Results in context of current literature

Our results are in keeping with a Cochrane review of ESD for the stroke population discussed previously by Langhorne and Baylan [12], demonstrating a statistically significant reduction in LoS, with no adverse outcomes in terms of function or number of fallers when compared to usual care. A systematic review and meta-analysis by Williams, Morrissey [13] also demonstrates a statistically significant reduction in LoS for older adults admitted to hospital with medical complaints.

All studies included in this review investigated ESD in an older adult population post-surgical intervention for traumatic hip fracture except for Closa, Mas [22] who also included hip/knee arthroplasty and pelvic fractures as approximately 40% of their total population. Voeten, Krijnen [29] carried out a systematic review of 16 studies to identify quality indicators for hip fracture care. Nine audits and five guidelines were included in the review. The authors identified nine key quality indicators for consideration in future research, including the return of patients to their place of residence within a specific timeframe. A systematic review and meta-analysis of 22 studies carried out by Lee and Lee [30] found that home based rehabilitation was as effective in terms of strength, balance gait and QoL in the hip fracture population. The authors identified the need for more home-based rehabilitation models of care for this population group, which ESD aligns to. Along with this, recent evidence would suggest early rehabilitation leads to better patient outcomes [31].

Leland, Lepore [32] investigated the opinions of physiotherapists and occupational therapists through focus groups of their perceptions on quality hip fracture care. Ninety-nine practitioners were involved across 13 semi-structured groups. Among the themes identified were facilitating a safe and early discharge home for patients and ensuring that patients avoid re-admission by equipping the patient and their caregivers with the knowledge and skills to manage at home after discharge. In the stroke population, research suggests that involving family members in ESD interventions can allow for patients and their caregivers to feel more prepared for managing at home, despite having no impact on the patients’ functional outcomes [33]. None of the studies included in this systematic review involved family members in their interventions, despite the benefits suggested.

In an older population who undergo surgical procedures, Colburn, Mohanty [34] developed guidelines for immediate post-operative care, consulting geriatricians, anaesthetists and surgeons. The transition of care in discharging an older adult, defined as surgical teams ‘assessing social support and need for home health before discharge, involving family and caregivers as appropriate in discharge planning, providing patient and caregiver with full list of medications and dosages, and emphasizing medication changes,’ is identified by the authors as a key element in quality care to reduce the risk of adverse events and hospital re-admission.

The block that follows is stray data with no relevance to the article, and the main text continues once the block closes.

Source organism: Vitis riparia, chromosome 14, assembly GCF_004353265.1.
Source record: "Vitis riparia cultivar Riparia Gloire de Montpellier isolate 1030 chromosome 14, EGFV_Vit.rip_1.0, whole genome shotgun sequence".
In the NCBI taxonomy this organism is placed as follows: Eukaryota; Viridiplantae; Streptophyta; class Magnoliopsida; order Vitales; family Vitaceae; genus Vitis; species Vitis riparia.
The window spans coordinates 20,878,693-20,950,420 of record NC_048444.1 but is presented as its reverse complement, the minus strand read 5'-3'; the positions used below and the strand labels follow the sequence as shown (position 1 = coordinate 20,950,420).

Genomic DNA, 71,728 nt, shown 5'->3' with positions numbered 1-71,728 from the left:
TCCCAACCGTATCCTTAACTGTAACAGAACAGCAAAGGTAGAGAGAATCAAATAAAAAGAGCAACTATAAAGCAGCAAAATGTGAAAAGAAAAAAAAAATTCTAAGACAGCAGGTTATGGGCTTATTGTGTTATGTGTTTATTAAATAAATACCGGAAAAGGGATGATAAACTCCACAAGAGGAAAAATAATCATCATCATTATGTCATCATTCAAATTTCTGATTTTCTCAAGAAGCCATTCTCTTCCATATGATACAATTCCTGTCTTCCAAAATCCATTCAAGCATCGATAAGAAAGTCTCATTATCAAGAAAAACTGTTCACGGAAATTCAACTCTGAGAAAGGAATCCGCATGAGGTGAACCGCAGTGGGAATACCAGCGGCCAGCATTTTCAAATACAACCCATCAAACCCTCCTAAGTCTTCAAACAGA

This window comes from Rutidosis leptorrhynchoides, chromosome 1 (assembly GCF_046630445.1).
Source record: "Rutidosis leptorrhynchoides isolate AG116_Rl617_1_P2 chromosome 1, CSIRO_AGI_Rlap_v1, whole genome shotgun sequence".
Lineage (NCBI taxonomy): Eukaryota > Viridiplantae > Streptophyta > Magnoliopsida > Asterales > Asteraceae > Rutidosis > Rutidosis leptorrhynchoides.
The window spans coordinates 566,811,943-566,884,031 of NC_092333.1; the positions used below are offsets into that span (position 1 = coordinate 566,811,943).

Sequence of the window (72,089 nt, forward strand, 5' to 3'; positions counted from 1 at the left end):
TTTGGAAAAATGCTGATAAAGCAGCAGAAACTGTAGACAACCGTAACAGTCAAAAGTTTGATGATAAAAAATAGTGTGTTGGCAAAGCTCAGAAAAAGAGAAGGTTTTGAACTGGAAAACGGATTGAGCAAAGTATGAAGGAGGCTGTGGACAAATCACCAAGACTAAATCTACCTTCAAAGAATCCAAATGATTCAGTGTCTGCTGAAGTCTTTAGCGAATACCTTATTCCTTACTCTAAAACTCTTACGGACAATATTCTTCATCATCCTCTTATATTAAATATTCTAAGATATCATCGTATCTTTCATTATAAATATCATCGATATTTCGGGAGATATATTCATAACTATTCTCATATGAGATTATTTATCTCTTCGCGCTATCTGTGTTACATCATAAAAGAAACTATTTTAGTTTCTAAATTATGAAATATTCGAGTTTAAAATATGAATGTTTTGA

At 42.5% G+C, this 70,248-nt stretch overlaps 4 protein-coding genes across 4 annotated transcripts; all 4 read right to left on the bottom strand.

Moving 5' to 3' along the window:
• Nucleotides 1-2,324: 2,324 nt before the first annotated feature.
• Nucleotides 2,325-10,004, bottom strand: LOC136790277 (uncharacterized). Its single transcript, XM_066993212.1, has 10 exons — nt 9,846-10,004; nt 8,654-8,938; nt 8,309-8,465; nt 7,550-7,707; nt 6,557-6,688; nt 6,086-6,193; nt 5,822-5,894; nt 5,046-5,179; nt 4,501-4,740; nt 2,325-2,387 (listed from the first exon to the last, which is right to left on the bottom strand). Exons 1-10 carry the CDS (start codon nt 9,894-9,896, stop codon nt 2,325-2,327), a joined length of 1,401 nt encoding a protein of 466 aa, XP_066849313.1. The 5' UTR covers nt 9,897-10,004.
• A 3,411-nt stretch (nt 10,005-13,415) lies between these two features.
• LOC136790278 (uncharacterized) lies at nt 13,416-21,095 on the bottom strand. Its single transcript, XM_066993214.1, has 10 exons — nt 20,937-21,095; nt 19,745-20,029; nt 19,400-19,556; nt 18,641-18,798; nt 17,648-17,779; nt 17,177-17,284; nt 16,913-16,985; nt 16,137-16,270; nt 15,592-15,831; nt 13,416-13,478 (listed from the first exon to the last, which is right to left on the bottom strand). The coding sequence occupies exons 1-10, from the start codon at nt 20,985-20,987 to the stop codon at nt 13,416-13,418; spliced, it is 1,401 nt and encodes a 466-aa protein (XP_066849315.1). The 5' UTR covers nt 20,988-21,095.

Clinical and policy implications

Current guidance from the National Institute for Health and Care Excellence recommends ESD as a part of the post-operative hip fracture program for older adults who are medically stable, can transfer and mobilise short distances and have identifiable rehabilitation goals [35]. Guidelines published by the British Orthopaedic Association identify ESD as a potential intervention for the hip fracture population, noting that it is not suitable for all patients [36]. In the UK’s National Health Service, hip fractures are estimated to cost the service over £2 billion annually [37]. In a single arm intervention study carried out by Kapur, Thorpe [37], LoS was reduced by an average of 9.46 days when compared to data collected retrospectively from usual care prior to the ESD intervention commencing. With a population of 146 patients, this was equivalent to 1962.24 bed days saved and a subsequent saving of over £981,000.

As discussed previously, Closa, Mas [22] and Parsons, Parsons [24] were the two included studies to measure financial costs as an outcome. Both showed that reductions in the cost of care per patient are evident when an ESD model of care is provided to older adults when compared to usual care. From this, it can be hypothesised that a longer LoS is associated with increased resource costs, with similar findings in a systematic review carried out by Landeiro, Roberts [38].

Areas for further research

ESD has the potential to reduce LoS post-operatively in an older adult population admitted to hospital with orthopaedic complaints. Future research should focus on high quality, multi-centre RCTs, that are sufficiently powered and adhering to CONSORT standardized reporting guidelines [39].